Google and Our Interactions with Others: How the Multibillion Dollar Company Made Me Rethink My Relationships

If you’ve been anywhere near the Google homepage or used anything even remotely close to Google recently, you may have noticed that it’s typeface has changed. What that means is basically their logo changed. (begin sarcasm) Big “whoop”, I know (end sarcasm). This change in font but lack of change in format got me thinking, as most mundane things do. Google is very much like us, at least it’s very much like me. What? Stay with me, I’ll try my hardest to put my thoughts into words. How do I possibly relate my life, all of our lives, both beautiful and intricate, to the inner workings of a search engine?

Google’s face-change got me thinking, how many times have I, around different people, worn different faces? How many times have I been one way around my friends from college, and another way around my old friends from high school? Acting one way around our parents, and another around our teachers. The whole time, throughout our whole lives, we wear these thalia masks, or drama masks, to different people. Masks that tell one person we are a free spirit and another that we are in need of help. We wear so many masks, even we get confused to who we truly are. I am reminded of a quote from Nathaniel Hawthorne in “The Scarlet Letter” which says, “No man for any considerable period can wear one face to himself and the other to the multitude, without finally getting bewildered as to which may be true.”

How sad is it to think that, in a desperate attempt to make ourselves desirable to others, we get lost in the lies and forget who we really are. The reason this reminds me of Google though is that, even though it’s face may have changed, the basic concept is the same. It is still merely a search engine, albeit a very innovative one. Isn’t this reminiscent of how we, as humans, are? We wear these masks to ourselves and to others, getting lost in the mystery we are creating, while our true selves, deep down, stay the same, hoping, waiting for us to realize that we are not what we are trying so desperately to portray ourselves as.

We live in a world where we are told, even encouraged, to be ourselves, but when we make the slightest move outside of the norm, we are shunned, shamed, beaten down, teased, mocked, and pushed aside. Keeping up the façade is a part of who we are told to be, it is what is ingrained in our lives. Practically since birth we are told that, if we want people to like us, we have to smile, keep our chins up, and be likable. If we don’t follow that advice, we are left on the outside. We can see it in those who are dubbed, unfortunately, “the social outcasts”. These are the people who don’t want to follow the norm, the people who want to be themselves.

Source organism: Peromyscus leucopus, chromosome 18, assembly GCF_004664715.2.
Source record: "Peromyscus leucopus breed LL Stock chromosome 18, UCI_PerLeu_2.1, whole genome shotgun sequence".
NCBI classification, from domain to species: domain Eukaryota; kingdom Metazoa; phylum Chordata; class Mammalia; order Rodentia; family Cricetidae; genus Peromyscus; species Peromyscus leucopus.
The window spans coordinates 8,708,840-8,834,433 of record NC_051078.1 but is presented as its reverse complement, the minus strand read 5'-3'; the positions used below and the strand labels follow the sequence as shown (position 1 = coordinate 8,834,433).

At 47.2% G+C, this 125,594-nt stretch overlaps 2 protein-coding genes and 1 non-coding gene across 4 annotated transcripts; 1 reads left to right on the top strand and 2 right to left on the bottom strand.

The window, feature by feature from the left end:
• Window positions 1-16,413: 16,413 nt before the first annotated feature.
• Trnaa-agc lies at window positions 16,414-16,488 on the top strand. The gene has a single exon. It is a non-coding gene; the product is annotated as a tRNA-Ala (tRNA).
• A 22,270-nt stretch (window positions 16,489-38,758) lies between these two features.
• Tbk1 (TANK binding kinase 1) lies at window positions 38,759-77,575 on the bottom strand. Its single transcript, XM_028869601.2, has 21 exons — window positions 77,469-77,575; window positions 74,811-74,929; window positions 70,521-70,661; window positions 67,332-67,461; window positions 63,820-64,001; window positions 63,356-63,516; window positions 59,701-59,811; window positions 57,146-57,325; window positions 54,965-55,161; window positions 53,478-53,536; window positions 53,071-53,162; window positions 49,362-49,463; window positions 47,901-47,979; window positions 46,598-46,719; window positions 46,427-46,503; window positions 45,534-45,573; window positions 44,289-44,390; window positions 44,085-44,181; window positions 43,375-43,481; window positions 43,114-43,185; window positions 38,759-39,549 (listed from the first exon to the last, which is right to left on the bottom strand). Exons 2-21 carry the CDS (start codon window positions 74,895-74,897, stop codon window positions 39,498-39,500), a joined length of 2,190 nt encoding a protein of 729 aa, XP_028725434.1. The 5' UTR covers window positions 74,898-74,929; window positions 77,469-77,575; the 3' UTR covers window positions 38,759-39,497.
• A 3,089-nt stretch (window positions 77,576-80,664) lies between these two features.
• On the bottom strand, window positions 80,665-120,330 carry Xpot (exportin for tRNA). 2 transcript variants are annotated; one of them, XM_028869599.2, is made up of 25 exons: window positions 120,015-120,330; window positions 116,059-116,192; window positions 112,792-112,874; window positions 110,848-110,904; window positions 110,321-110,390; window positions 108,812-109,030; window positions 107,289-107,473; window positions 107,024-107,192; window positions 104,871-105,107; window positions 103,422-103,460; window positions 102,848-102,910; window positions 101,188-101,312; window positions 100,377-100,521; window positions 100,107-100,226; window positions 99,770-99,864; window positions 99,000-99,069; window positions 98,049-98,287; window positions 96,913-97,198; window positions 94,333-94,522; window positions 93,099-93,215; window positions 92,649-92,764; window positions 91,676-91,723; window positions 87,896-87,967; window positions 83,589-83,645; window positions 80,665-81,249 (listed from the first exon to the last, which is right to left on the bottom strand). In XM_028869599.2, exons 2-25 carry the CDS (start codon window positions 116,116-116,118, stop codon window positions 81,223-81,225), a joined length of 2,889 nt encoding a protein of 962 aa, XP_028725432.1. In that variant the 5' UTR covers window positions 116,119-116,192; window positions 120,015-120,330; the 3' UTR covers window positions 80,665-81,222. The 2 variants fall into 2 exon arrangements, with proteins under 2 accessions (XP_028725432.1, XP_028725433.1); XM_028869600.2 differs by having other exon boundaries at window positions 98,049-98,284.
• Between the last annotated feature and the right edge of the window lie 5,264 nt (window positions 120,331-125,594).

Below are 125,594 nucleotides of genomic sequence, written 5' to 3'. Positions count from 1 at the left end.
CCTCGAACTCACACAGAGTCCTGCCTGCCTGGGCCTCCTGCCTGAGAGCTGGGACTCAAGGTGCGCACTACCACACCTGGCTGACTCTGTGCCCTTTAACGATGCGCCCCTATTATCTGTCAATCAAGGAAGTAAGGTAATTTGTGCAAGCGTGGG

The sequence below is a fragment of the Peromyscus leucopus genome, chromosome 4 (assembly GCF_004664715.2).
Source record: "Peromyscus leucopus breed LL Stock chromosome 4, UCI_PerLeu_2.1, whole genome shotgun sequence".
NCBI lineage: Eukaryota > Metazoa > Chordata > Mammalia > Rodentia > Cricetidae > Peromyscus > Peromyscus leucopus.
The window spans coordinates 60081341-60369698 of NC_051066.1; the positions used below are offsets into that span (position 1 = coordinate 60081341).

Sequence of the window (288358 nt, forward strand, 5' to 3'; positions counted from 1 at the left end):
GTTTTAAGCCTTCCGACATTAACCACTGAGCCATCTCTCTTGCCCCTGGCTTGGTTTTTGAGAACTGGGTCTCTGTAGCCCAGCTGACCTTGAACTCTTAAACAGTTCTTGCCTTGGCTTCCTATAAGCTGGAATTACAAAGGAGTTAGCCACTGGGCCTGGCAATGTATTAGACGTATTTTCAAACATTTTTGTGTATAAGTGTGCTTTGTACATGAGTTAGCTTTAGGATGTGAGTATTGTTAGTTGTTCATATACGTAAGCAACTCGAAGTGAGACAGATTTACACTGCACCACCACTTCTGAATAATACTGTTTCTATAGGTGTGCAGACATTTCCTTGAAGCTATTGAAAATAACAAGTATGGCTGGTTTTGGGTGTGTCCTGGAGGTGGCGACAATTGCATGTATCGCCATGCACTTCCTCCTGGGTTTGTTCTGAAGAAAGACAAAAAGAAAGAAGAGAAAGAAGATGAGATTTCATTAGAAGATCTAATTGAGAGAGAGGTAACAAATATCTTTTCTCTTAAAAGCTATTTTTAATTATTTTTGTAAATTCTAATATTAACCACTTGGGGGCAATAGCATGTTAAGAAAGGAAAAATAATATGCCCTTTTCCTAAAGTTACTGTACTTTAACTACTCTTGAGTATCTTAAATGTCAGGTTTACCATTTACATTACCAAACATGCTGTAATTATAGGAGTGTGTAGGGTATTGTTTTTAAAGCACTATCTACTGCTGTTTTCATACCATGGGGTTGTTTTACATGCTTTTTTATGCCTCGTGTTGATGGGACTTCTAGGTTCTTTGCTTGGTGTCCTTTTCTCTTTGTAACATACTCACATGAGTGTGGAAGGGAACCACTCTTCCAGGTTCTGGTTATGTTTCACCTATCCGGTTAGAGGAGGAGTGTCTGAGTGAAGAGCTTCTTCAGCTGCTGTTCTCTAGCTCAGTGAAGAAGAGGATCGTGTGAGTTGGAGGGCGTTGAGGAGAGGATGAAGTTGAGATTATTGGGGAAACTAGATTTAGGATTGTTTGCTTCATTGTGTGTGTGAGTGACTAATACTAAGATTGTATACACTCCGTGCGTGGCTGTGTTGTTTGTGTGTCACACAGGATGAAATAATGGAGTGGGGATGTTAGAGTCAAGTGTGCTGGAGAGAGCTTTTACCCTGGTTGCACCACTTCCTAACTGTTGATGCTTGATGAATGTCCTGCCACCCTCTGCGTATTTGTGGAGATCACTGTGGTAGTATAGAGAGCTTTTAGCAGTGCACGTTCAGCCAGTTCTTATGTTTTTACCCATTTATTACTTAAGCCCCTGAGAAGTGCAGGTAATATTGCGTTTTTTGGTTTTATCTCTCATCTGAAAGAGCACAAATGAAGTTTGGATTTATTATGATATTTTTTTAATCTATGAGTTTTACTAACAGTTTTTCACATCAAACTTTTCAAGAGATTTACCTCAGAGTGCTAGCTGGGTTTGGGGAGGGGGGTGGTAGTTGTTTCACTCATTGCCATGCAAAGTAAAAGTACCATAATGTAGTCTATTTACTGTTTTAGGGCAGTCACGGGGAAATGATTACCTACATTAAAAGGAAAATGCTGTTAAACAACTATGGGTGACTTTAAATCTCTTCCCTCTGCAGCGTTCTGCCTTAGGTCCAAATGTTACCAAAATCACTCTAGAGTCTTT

I think it is terrible, the pressure to constantly do well in the eyes of everyone else. We are human. We fail, we all do. As JK Rowling says, “it is impossible to live without failing at something, unless you live so cautiously that you might as well not have lived at all – in which case, you fail by default.”

So what is my response to this pandemic that is sweeping, and has swept the human race since the beginning of time? I say be yourself. Ignore those who hide behind their thalia masks and hurl insults at the few who have enough courage to take these masks off. Stay true to yourself because, in the end, you can be either your best friend or your worst enemy.

I have never met someone who, upon first interaction, has told me something about themselves that is deeply personal, and this is partly due to the fact that they don’t want to be judged by me. It is human nature, to want to be liked, I don’t argue with that. There is nothing wrong with being liked at all. But I ask you, to what extent are you willing to give up your soul, give up parts of who you really are, how far are you willing to lose your true self in order to be liked?

I want to leave you this Friday with a quote from what is inarguably my favorite TV show, One Tree Hill. It says, in response to the increasing pressure on us as humans to be liked, “Don’t be too fat, or too thin, or too dark, or too light. Don’t be too sexual or too chaste or too smart or too dumb. Be yourself, but make sure you fit in.”

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